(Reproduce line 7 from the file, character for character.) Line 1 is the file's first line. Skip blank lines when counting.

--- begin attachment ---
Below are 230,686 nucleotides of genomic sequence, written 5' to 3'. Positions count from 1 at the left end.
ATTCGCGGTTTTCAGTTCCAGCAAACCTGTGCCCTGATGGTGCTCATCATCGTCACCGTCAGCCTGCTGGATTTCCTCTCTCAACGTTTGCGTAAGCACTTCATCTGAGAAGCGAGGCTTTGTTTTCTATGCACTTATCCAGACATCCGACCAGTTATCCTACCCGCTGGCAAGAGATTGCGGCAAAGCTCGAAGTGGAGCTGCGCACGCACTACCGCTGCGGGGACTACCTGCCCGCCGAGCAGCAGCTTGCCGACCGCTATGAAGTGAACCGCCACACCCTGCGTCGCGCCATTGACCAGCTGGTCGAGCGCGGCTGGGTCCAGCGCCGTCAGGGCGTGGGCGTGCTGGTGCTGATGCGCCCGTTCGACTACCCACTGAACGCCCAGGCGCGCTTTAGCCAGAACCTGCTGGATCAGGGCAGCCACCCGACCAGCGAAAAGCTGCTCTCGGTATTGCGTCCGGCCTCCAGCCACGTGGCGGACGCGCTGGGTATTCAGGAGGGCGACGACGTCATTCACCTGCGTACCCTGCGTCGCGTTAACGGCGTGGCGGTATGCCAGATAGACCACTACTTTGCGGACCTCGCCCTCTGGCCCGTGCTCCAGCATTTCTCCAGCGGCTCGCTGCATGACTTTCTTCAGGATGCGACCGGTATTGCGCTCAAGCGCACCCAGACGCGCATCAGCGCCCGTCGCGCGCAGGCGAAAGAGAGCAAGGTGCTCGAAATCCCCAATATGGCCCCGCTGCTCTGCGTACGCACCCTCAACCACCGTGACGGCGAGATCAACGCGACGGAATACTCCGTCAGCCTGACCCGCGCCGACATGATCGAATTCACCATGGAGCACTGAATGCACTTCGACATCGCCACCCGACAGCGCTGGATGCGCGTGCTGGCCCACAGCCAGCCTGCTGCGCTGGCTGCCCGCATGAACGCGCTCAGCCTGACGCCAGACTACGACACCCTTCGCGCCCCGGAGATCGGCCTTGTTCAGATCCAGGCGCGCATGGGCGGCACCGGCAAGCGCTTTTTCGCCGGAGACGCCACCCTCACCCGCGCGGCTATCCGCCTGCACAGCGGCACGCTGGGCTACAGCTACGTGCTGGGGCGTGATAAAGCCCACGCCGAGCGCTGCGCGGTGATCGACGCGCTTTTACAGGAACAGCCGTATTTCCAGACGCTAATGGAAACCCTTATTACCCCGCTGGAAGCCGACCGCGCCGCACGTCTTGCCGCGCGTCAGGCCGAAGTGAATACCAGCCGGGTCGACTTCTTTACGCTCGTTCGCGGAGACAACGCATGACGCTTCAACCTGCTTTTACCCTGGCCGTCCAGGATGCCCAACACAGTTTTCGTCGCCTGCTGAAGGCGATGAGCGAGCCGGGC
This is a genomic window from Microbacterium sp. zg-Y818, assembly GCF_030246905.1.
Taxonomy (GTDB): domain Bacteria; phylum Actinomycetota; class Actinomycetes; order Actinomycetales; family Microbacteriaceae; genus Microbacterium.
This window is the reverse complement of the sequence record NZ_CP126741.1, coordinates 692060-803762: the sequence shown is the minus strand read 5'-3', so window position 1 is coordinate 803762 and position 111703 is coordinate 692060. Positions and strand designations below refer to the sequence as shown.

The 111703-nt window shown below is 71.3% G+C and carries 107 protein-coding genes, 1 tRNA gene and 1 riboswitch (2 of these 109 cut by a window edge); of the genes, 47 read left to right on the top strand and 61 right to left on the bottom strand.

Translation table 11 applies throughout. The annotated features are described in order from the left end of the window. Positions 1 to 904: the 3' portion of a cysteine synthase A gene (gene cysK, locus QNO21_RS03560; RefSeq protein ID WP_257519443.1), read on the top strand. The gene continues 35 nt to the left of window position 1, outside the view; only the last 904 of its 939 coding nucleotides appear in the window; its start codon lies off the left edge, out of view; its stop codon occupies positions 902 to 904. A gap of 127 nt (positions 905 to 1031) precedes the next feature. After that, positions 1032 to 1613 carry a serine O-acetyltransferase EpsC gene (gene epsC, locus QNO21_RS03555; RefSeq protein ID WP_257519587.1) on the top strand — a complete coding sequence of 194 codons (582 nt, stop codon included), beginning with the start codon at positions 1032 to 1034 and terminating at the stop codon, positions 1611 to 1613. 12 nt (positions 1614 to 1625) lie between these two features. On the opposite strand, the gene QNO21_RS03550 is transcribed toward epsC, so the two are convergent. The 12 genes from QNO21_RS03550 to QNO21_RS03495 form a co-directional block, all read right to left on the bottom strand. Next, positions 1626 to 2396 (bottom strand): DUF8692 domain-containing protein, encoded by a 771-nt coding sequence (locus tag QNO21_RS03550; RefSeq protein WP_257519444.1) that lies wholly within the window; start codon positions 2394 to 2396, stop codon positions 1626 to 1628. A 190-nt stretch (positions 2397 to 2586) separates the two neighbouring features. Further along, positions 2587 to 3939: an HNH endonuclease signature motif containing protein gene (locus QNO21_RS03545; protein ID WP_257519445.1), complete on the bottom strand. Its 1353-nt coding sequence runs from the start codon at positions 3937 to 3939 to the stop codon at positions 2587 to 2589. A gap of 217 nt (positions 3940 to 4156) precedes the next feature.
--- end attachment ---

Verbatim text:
Translation table 11 applies throughout. The annotated features are described in order from the left end of the window. Positions 1 to 904: the 3' portion of a cysteine synthase A gene (gene cysK, locus QNO21_RS03560; RefSeq protein ID WP_257519443.1), read on the top strand. The gene continues 35 nt to the left of window position 1, outside the view; only the last 904 of its 939 coding nucleotides appear in the window; its start codon lies off the left edge, out of view; its stop codon occupies positions 902 to 904. A gap of 127 nt (positions 905 to 1031) precedes the next feature. After that, positions 1032 to 1613 carry a serine O-acetyltransferase EpsC gene (gene epsC, locus QNO21_RS03555; RefSeq protein ID WP_257519587.1) on the top strand — a complete coding sequence of 194 codons (582 nt, stop codon included), beginning with the start codon at positions 1032 to 1034 and terminating at the stop codon, positions 1611 to 1613. 12 nt (positions 1614 to 1625) lie between these two features. On the opposite strand, the gene QNO21_RS03550 is transcribed toward epsC, so the two are convergent. The 12 genes from QNO21_RS03550 to QNO21_RS03495 form a co-directional block, all read right to left on the bottom strand. Next, positions 1626 to 2396 (bottom strand): DUF8692 domain-containing protein, encoded by a 771-nt coding sequence (locus tag QNO21_RS03550; RefSeq protein WP_257519444.1) that lies wholly within the window; start codon positions 2394 to 2396, stop codon positions 1626 to 1628. A 190-nt stretch (positions 2397 to 2586) separates the two neighbouring features. Further along, positions 2587 to 3939: an HNH endonuclease signature motif containing protein gene (locus QNO21_RS03545; protein ID WP_257519445.1), complete on the bottom strand. Its 1353-nt coding sequence runs from the start codon at positions 3937 to 3939 to the stop codon at positions 2587 to 2589. A gap of 217 nt (positions 3940 to 4156) precedes the next feature.